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Illustration: Sarah Grillo/Axios

Wells Fargo CEO Tim Sloan will likely face a grilling today when he testifies before the House Financial Services Committee, led by Rep. Maxine Waters, but if history is any guide the hearing will make little difference to Wall Street.

What it means: It's the company's fourth appearance on the Hill since the bank's cross-selling scandal came to light in 2016. Previous hearings haven’t moved its share price to the downside.

For example, when now-ousted CEO John Stumpf testified before the Senate Banking Committee in 2016, shares finished the day higher by 1.2%. When Sloan faced the same group of lawmakers a year later, shares closed up then too.

  • "The only thing [Wall street] wants to hear is silence. What they want to see is Wells Fargo going back to delivering the goods and no more headlines," Christopher Whalen, veteran banking analyst and founder of the Institutional Risk Analyst, tells Axios.

Wells Fargo has missed out on the broader bank industry's stock rally, thanks to a snowball of bad news and lost confidence in the company over the past few years, though Wells has outlined plans to clean up its act and improve company culture.

The big picture: But Wells' biggest obstacle has been the revelation in January that it will have to operate under the Fed's mandated asset growth cap for the rest of this year, longer than initially estimated.

  • That's a key issue Wall Street is watching and it's sure to come up in the hearing, but no new news is expected on that front.

Of note: Almost all of Wells Fargo's businesses are under investigation by a government agency, as the Wall Street Journal points out.

The bottom line: The appearance before Congress will likely be contentious, and that will probably be the case when Sloan testifies again next month alongside the other big bank CEOs.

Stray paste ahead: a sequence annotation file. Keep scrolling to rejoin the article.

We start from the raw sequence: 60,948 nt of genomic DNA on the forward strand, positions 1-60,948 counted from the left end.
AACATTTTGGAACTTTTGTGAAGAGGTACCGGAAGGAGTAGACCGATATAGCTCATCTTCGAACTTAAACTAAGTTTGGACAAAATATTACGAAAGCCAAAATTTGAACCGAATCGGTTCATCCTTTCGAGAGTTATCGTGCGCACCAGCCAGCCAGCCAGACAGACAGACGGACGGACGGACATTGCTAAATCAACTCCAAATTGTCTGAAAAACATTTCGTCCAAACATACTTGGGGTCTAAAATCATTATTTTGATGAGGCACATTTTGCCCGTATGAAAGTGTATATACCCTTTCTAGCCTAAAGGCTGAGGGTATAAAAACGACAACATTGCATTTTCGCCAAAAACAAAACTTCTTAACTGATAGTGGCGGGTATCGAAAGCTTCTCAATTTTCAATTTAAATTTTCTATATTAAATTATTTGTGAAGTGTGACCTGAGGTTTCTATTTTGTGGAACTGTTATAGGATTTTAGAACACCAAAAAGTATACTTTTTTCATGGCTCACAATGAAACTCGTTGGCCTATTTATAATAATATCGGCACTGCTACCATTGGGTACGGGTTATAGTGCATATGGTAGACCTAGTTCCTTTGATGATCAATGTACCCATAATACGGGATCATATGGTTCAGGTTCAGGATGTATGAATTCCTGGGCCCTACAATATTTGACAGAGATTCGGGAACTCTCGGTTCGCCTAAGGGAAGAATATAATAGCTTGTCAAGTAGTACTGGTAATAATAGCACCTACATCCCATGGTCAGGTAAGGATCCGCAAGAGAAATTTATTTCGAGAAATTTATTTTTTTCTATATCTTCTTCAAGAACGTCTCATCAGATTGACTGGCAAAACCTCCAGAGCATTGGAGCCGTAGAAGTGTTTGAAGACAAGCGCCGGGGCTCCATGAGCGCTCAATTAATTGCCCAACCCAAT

• Bonus: Wells Fargo isn't apologizing this time in its opening statement. Unlike in previous testimonies by Sloan and his predecessor, the words "sorry," "apologize" and "regret" are notably missing from today's planned remarks to Congress.

Go deeper: Maxine Waters targets global banks with Financial Services shakeup

Go deeper

NRA files for bankruptcy, says it will reincorporate in Texas

Wayne LaPierre of the National Rifle Association (NRA) speaks during CPAC in 2016. Photo: Saul Loeb/AFP via Getty Images

The National Rifle Association said Friday it has filed for voluntary bankruptcy as part of a restructuring plan.

Driving the news: The gun rights group said it would reincorporate in Texas, calling New York, where it is currently registered, a "toxic political environment." Last year, New York Attorney General Letitia James filed a lawsuit to dissolve the NRA, alleging the group committed fraud by diverting roughly $64 million in charitable donations over three years to support reckless spending by its executives.

50 mins ago - Politics & Policy

Biden: "We will manage the hell out of" vaccine distribution

Joe Biden. Photo: Chip Somodevilla / Getty Images

President-elect Joe Biden promised to invoke the Defense Production Act to increase vaccine manufacturing, as he outlined a five-point plan to administer 100 million COVID-19 vaccinations in the first months of his presidency.

Why it matters: With the Center for Disease Control and Prevention warning of a more contagious variant of the coronavirus, Biden is trying to establish how he’ll approach the pandemic differently than President Trump.

A new Washington

Photo: Stefani Reynolds/Getty Image

D.C. Mayor Muriel Bowser said Friday that the city should expect a "new normal" for security — even after President-elect Biden's inauguration.

The state of play: Inaugurations are usually a point of celebration in D.C., but over 20,000 troops are now patrolling Washington streets in an unprecedented preparation for Biden's swearing-in on Jan. 20.